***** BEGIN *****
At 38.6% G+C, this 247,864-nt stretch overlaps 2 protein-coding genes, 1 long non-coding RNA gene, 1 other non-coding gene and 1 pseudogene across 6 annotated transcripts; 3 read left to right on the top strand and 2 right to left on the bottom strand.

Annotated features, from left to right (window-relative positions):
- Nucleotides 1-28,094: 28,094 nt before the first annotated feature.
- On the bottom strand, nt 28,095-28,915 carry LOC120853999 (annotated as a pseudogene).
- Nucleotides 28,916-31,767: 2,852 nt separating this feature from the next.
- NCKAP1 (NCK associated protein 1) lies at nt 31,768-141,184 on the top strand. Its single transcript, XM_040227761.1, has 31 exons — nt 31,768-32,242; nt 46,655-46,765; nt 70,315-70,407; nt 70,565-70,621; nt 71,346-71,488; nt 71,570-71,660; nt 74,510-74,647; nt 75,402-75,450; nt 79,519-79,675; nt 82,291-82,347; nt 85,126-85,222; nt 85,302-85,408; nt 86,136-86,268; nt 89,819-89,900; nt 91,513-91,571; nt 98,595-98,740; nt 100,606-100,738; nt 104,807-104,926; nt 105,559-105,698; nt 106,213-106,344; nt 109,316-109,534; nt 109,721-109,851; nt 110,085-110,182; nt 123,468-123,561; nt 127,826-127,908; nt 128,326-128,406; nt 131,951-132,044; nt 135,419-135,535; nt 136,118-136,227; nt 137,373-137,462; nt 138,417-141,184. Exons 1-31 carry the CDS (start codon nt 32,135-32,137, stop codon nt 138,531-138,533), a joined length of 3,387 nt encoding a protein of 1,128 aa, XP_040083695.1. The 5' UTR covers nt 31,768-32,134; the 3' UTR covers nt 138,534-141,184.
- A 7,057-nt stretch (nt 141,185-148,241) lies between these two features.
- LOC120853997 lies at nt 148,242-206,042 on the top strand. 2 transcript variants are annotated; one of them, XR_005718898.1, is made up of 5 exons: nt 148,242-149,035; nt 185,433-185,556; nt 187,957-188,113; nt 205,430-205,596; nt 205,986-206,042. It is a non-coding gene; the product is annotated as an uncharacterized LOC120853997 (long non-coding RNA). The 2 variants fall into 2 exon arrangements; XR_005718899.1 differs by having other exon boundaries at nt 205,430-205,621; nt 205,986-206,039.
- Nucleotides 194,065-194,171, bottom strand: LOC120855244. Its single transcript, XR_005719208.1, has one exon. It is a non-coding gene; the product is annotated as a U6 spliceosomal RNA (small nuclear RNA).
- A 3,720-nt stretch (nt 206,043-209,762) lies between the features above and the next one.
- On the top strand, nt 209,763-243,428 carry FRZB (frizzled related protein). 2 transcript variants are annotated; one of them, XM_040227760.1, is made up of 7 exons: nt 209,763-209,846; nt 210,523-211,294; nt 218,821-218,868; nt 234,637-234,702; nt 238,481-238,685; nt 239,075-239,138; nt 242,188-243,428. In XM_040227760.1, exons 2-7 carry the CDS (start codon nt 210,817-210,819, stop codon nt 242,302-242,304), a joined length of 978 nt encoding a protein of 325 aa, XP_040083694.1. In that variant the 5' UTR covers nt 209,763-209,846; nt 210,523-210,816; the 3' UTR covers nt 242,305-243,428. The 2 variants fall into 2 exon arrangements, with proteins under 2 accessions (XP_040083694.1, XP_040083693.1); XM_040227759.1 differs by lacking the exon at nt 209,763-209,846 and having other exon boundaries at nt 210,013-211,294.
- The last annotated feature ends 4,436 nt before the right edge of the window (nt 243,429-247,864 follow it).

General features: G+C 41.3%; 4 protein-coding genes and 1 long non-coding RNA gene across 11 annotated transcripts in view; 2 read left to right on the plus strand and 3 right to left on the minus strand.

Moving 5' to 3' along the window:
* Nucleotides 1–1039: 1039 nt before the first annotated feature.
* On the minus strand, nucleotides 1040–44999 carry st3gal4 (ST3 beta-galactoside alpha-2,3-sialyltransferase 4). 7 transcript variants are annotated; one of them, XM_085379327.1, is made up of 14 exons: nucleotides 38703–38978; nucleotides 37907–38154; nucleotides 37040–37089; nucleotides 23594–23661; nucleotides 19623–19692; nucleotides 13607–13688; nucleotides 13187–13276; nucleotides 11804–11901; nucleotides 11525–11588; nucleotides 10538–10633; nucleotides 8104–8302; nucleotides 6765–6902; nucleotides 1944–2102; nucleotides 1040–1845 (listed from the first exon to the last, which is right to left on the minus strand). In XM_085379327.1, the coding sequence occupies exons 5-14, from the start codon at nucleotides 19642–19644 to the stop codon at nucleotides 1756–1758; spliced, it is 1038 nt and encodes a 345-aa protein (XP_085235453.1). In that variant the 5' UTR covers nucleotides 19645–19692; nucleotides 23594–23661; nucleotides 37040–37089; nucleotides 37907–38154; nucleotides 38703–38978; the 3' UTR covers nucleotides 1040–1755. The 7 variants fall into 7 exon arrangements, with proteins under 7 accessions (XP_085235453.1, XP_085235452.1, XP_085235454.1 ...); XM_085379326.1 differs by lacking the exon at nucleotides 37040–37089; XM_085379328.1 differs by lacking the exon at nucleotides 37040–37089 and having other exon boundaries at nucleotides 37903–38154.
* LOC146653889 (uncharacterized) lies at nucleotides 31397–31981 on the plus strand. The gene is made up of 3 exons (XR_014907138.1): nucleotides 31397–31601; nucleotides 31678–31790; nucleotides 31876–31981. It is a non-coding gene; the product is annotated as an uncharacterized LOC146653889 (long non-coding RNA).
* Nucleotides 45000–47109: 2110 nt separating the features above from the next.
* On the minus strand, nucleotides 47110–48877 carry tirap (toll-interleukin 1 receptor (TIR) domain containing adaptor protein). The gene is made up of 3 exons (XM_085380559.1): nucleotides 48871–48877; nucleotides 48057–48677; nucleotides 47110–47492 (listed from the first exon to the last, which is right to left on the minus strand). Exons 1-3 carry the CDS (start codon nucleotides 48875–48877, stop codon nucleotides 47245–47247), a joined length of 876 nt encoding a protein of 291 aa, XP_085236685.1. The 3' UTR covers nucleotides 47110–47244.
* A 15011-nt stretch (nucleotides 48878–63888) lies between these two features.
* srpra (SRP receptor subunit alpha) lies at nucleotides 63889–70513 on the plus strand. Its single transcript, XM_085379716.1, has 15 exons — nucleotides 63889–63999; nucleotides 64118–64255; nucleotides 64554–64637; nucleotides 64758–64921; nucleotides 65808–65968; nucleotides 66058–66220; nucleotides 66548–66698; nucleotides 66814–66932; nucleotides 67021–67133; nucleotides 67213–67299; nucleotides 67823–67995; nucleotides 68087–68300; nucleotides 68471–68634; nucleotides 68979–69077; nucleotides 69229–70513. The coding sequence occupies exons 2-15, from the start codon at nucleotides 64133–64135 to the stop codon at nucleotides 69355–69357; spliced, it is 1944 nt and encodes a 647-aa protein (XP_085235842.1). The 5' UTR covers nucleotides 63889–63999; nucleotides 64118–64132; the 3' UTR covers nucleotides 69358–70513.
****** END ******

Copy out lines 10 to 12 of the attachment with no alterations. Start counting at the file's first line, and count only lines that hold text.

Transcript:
- A 3,720-nt stretch (nt 206,043-209,762) lies between the features above and the next one.
- On the top strand, nt 209,763-243,428 carry FRZB (frizzled related protein). 2 transcript variants are annotated; one of them, XM_040227760.1, is made up of 7 exons: nt 209,763-209,846; nt 210,523-211,294; nt 218,821-218,868; nt 234,637-234,702; nt 238,481-238,685; nt 239,075-239,138; nt 242,188-243,428. In XM_040227760.1, exons 2-7 carry the CDS (start codon nt 210,817-210,819, stop codon nt 242,302-242,304), a joined length of 978 nt encoding a protein of 325 aa, XP_040083694.1. In that variant the 5' UTR covers nt 209,763-209,846; nt 210,523-210,816; the 3' UTR covers nt 242,305-243,428. The 2 variants fall into 2 exon arrangements, with proteins under 2 accessions (XP_040083694.1, XP_040083693.1); XM_040227759.1 differs by lacking the exon at nt 209,763-209,846 and having other exon boundaries at nt 210,013-211,294.
- The last annotated feature ends 4,436 nt before the right edge of the window (nt 243,429-247,864 follow it).